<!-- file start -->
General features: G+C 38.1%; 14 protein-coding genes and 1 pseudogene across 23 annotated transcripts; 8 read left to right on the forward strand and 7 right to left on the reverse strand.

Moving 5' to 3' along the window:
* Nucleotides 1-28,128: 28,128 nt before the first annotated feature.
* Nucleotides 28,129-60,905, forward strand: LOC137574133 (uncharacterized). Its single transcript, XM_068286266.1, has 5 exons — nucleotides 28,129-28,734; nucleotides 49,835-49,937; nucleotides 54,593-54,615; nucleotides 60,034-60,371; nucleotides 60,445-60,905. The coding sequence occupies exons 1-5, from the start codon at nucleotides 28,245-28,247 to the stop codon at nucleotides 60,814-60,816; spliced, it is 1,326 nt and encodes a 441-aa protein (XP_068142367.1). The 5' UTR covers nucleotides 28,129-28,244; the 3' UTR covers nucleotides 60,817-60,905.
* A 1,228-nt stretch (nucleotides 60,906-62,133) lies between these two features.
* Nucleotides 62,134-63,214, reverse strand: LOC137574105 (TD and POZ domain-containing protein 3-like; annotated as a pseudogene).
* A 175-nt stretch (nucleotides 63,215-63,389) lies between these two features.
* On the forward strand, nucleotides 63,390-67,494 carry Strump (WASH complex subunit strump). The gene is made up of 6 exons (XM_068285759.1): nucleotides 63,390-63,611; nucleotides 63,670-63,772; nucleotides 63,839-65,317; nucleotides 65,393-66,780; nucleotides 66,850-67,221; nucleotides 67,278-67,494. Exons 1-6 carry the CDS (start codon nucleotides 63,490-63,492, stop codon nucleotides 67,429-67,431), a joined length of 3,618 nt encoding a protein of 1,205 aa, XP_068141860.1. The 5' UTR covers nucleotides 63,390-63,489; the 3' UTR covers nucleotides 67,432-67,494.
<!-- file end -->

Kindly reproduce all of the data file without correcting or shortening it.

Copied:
General features: G+C 38.1%; 14 protein-coding genes and 1 pseudogene across 23 annotated transcripts; 8 read left to right on the forward strand and 7 right to left on the reverse strand.

Moving 5' to 3' along the window:
* Nucleotides 1-28,128: 28,128 nt before the first annotated feature.
* Nucleotides 28,129-60,905, forward strand: LOC137574133 (uncharacterized). Its single transcript, XM_068286266.1, has 5 exons — nucleotides 28,129-28,734; nucleotides 49,835-49,937; nucleotides 54,593-54,615; nucleotides 60,034-60,371; nucleotides 60,445-60,905. The coding sequence occupies exons 1-5, from the start codon at nucleotides 28,245-28,247 to the stop codon at nucleotides 60,814-60,816; spliced, it is 1,326 nt and encodes a 441-aa protein (XP_068142367.1). The 5' UTR covers nucleotides 28,129-28,244; the 3' UTR covers nucleotides 60,817-60,905.
* A 1,228-nt stretch (nucleotides 60,906-62,133) lies between these two features.
* Nucleotides 62,134-63,214, reverse strand: LOC137574105 (TD and POZ domain-containing protein 3-like; annotated as a pseudogene).
* A 175-nt stretch (nucleotides 63,215-63,389) lies between these two features.
* On the forward strand, nucleotides 63,390-67,494 carry Strump (WASH complex subunit strump). The gene is made up of 6 exons (XM_068285759.1): nucleotides 63,390-63,611; nucleotides 63,670-63,772; nucleotides 63,839-65,317; nucleotides 65,393-66,780; nucleotides 66,850-67,221; nucleotides 67,278-67,494. Exons 1-6 carry the CDS (start codon nucleotides 63,490-63,492, stop codon nucleotides 67,429-67,431), a joined length of 3,618 nt encoding a protein of 1,205 aa, XP_068141860.1. The 5' UTR covers nucleotides 63,390-63,489; the 3' UTR covers nucleotides 67,432-67,494.